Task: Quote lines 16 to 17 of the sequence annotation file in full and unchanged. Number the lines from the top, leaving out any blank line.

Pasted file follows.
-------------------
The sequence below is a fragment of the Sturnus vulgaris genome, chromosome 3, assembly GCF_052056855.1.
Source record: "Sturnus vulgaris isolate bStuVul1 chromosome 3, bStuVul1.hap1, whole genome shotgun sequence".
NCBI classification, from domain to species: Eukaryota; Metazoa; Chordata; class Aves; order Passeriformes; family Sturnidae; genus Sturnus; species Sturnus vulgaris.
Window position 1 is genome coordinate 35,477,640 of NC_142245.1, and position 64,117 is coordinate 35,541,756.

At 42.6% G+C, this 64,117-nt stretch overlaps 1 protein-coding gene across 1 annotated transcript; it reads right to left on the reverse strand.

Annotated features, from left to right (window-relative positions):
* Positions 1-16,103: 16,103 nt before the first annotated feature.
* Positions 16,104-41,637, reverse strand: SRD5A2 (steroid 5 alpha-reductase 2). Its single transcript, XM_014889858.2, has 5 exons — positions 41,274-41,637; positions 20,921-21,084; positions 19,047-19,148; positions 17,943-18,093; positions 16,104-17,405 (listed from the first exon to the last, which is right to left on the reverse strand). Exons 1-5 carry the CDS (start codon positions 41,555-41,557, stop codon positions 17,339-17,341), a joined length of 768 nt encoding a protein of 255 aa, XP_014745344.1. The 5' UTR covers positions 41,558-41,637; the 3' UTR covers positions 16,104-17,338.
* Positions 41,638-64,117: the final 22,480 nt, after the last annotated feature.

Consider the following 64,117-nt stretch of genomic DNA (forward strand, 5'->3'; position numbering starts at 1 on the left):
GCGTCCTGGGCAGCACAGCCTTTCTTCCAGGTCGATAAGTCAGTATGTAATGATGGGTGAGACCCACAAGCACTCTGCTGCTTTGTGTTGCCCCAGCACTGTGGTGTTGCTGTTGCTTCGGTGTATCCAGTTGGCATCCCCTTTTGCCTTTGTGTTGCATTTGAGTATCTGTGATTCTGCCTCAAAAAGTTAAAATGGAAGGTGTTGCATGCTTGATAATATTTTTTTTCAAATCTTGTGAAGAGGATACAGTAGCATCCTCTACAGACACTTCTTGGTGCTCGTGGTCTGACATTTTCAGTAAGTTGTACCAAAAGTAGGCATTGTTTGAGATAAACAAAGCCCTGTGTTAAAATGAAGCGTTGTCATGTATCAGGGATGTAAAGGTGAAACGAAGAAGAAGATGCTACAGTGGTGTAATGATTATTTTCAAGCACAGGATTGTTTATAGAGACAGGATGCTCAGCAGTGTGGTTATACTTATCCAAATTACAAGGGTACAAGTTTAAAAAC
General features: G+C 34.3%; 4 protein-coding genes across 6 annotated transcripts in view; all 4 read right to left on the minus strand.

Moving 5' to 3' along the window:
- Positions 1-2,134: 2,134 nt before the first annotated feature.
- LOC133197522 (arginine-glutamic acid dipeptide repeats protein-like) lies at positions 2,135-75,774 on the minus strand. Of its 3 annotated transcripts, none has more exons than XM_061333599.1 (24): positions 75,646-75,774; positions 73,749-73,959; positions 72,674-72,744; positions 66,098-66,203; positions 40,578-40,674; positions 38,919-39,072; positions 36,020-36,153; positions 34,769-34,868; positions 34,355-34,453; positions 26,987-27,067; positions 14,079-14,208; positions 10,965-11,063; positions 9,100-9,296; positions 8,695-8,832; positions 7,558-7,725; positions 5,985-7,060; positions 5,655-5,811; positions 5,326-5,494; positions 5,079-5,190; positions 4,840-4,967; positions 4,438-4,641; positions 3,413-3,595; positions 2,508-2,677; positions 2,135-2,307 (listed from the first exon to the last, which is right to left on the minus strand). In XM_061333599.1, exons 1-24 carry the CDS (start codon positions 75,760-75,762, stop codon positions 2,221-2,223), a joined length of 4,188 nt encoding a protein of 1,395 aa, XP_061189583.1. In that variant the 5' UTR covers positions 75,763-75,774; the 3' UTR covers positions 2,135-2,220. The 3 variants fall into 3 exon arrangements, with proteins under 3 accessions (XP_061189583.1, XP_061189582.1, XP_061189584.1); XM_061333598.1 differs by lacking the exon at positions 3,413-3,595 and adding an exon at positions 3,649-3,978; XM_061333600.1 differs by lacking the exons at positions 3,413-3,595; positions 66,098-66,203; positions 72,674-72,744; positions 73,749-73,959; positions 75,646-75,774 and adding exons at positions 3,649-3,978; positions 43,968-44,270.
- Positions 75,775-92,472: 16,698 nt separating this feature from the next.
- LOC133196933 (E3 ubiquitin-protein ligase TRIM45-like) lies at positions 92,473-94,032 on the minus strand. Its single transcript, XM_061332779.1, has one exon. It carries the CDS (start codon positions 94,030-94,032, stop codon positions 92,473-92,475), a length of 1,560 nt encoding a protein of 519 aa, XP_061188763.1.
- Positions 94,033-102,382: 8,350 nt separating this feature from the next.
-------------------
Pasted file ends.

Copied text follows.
- Positions 75,775-92,472: 16,698 nt separating this feature from the next.
- LOC133196933 (E3 ubiquitin-protein ligase TRIM45-like) lies at positions 92,473-94,032 on the minus strand. Its single transcript, XM_061332779.1, has one exon. It carries the CDS (start codon positions 94,030-94,032, stop codon positions 92,473-92,475), a length of 1,560 nt encoding a protein of 519 aa, XP_061188763.1.